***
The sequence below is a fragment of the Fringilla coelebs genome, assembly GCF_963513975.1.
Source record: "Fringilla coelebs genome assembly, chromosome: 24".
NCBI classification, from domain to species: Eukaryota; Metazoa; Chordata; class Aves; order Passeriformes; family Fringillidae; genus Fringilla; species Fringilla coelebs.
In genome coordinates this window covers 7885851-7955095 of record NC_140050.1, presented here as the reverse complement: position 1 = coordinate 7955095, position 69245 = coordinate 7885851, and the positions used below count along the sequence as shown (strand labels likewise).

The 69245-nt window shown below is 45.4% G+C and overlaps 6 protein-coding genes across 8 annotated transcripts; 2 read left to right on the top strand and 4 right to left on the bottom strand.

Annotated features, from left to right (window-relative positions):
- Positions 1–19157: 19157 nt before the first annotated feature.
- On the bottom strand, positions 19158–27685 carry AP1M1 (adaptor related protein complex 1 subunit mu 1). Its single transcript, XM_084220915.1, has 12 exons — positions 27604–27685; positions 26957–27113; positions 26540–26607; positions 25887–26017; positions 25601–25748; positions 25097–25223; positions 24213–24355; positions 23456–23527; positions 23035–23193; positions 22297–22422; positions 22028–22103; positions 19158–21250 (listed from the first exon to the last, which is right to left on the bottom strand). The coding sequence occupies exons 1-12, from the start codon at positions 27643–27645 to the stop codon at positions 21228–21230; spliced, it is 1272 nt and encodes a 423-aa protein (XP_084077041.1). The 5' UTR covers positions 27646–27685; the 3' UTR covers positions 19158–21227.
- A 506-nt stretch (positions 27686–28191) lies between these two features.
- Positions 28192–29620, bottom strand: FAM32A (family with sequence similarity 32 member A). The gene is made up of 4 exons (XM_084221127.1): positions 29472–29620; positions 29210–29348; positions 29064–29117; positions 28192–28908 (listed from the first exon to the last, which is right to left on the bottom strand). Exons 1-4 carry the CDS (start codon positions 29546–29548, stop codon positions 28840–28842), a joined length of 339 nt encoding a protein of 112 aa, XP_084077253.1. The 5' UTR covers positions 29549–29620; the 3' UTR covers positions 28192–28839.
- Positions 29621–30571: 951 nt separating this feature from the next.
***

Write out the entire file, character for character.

The sequence below is a fragment of the Fringilla coelebs genome, assembly GCF_963513975.1.
Source record: "Fringilla coelebs genome assembly, chromosome: 24".
NCBI classification, from domain to species: Eukaryota; Metazoa; Chordata; class Aves; order Passeriformes; family Fringillidae; genus Fringilla; species Fringilla coelebs.
In genome coordinates this window covers 7885851-7955095 of record NC_140050.1, presented here as the reverse complement: position 1 = coordinate 7955095, position 69245 = coordinate 7885851, and the positions used below count along the sequence as shown (strand labels likewise).

The 69245-nt window shown below is 45.4% G+C and overlaps 6 protein-coding genes across 8 annotated transcripts; 2 read left to right on the top strand and 4 right to left on the bottom strand.

Annotated features, from left to right (window-relative positions):
- Positions 1–19157: 19157 nt before the first annotated feature.
- On the bottom strand, positions 19158–27685 carry AP1M1 (adaptor related protein complex 1 subunit mu 1). Its single transcript, XM_084220915.1, has 12 exons — positions 27604–27685; positions 26957–27113; positions 26540–26607; positions 25887–26017; positions 25601–25748; positions 25097–25223; positions 24213–24355; positions 23456–23527; positions 23035–23193; positions 22297–22422; positions 22028–22103; positions 19158–21250 (listed from the first exon to the last, which is right to left on the bottom strand). The coding sequence occupies exons 1-12, from the start codon at positions 27643–27645 to the stop codon at positions 21228–21230; spliced, it is 1272 nt and encodes a 423-aa protein (XP_084077041.1). The 5' UTR covers positions 27646–27685; the 3' UTR covers positions 19158–21227.
- A 506-nt stretch (positions 27686–28191) lies between these two features.
- Positions 28192–29620, bottom strand: FAM32A (family with sequence similarity 32 member A). The gene is made up of 4 exons (XM_084221127.1): positions 29472–29620; positions 29210–29348; positions 29064–29117; positions 28192–28908 (listed from the first exon to the last, which is right to left on the bottom strand). Exons 1-4 carry the CDS (start codon positions 29546–29548, stop codon positions 28840–28842), a joined length of 339 nt encoding a protein of 112 aa, XP_084077253.1. The 5' UTR covers positions 29549–29620; the 3' UTR covers positions 28192–28839.
- Positions 29621–30571: 951 nt separating this feature from the next.